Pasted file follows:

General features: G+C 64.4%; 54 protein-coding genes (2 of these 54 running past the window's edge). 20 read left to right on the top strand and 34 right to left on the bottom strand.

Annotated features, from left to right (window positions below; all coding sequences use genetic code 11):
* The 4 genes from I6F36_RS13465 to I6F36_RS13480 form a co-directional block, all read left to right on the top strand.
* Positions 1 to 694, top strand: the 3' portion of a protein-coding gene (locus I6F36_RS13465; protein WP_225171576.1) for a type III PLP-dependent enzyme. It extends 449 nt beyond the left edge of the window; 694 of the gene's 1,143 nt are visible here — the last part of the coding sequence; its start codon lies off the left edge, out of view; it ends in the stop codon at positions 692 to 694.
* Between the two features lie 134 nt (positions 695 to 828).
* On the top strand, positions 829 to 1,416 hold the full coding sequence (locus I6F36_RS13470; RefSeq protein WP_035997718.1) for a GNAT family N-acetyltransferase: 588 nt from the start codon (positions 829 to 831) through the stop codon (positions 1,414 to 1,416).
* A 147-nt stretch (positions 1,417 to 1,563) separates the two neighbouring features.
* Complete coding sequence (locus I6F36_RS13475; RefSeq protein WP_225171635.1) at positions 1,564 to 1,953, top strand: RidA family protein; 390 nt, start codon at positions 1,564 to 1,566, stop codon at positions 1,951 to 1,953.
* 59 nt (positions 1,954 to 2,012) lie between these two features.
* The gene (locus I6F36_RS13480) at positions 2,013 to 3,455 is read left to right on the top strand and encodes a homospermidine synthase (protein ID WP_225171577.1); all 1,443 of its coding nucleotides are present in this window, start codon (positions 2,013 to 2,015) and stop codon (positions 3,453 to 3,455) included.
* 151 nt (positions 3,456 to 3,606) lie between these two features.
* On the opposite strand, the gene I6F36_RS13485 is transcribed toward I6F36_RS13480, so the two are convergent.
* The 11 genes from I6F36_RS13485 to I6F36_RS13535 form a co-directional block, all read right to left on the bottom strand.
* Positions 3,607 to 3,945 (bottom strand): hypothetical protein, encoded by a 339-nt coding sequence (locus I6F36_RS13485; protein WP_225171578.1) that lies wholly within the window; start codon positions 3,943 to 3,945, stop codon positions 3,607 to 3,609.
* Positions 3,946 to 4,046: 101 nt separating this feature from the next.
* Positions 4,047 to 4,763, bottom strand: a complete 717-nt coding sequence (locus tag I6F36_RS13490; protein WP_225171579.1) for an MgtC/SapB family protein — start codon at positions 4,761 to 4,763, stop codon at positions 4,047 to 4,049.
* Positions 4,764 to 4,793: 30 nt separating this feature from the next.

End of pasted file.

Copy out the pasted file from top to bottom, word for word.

General features: G+C 64.4%; 54 protein-coding genes (2 of these 54 running past the window's edge). 20 read left to right on the top strand and 34 right to left on the bottom strand.

Annotated features, from left to right (window positions below; all coding sequences use genetic code 11):
* The 4 genes from I6F36_RS13465 to I6F36_RS13480 form a co-directional block, all read left to right on the top strand.
* Positions 1 to 694, top strand: the 3' portion of a protein-coding gene (locus I6F36_RS13465; protein WP_225171576.1) for a type III PLP-dependent enzyme. It extends 449 nt beyond the left edge of the window; 694 of the gene's 1,143 nt are visible here — the last part of the coding sequence; its start codon lies off the left edge, out of view; it ends in the stop codon at positions 692 to 694.
* Between the two features lie 134 nt (positions 695 to 828).
* On the top strand, positions 829 to 1,416 hold the full coding sequence (locus I6F36_RS13470; RefSeq protein WP_035997718.1) for a GNAT family N-acetyltransferase: 588 nt from the start codon (positions 829 to 831) through the stop codon (positions 1,414 to 1,416).
* A 147-nt stretch (positions 1,417 to 1,563) separates the two neighbouring features.
* Complete coding sequence (locus I6F36_RS13475; RefSeq protein WP_225171635.1) at positions 1,564 to 1,953, top strand: RidA family protein; 390 nt, start codon at positions 1,564 to 1,566, stop codon at positions 1,951 to 1,953.
* 59 nt (positions 1,954 to 2,012) lie between these two features.
* The gene (locus I6F36_RS13480) at positions 2,013 to 3,455 is read left to right on the top strand and encodes a homospermidine synthase (protein ID WP_225171577.1); all 1,443 of its coding nucleotides are present in this window, start codon (positions 2,013 to 2,015) and stop codon (positions 3,453 to 3,455) included.
* 151 nt (positions 3,456 to 3,606) lie between these two features.
* On the opposite strand, the gene I6F36_RS13485 is transcribed toward I6F36_RS13480, so the two are convergent.
* The 11 genes from I6F36_RS13485 to I6F36_RS13535 form a co-directional block, all read right to left on the bottom strand.
* Positions 3,607 to 3,945 (bottom strand): hypothetical protein, encoded by a 339-nt coding sequence (locus I6F36_RS13485; protein WP_225171578.1) that lies wholly within the window; start codon positions 3,943 to 3,945, stop codon positions 3,607 to 3,609.
* Positions 3,946 to 4,046: 101 nt separating this feature from the next.
* Positions 4,047 to 4,763, bottom strand: a complete 717-nt coding sequence (locus tag I6F36_RS13490; protein WP_225171579.1) for an MgtC/SapB family protein — start codon at positions 4,761 to 4,763, stop codon at positions 4,047 to 4,049.
* Positions 4,764 to 4,793: 30 nt separating this feature from the next.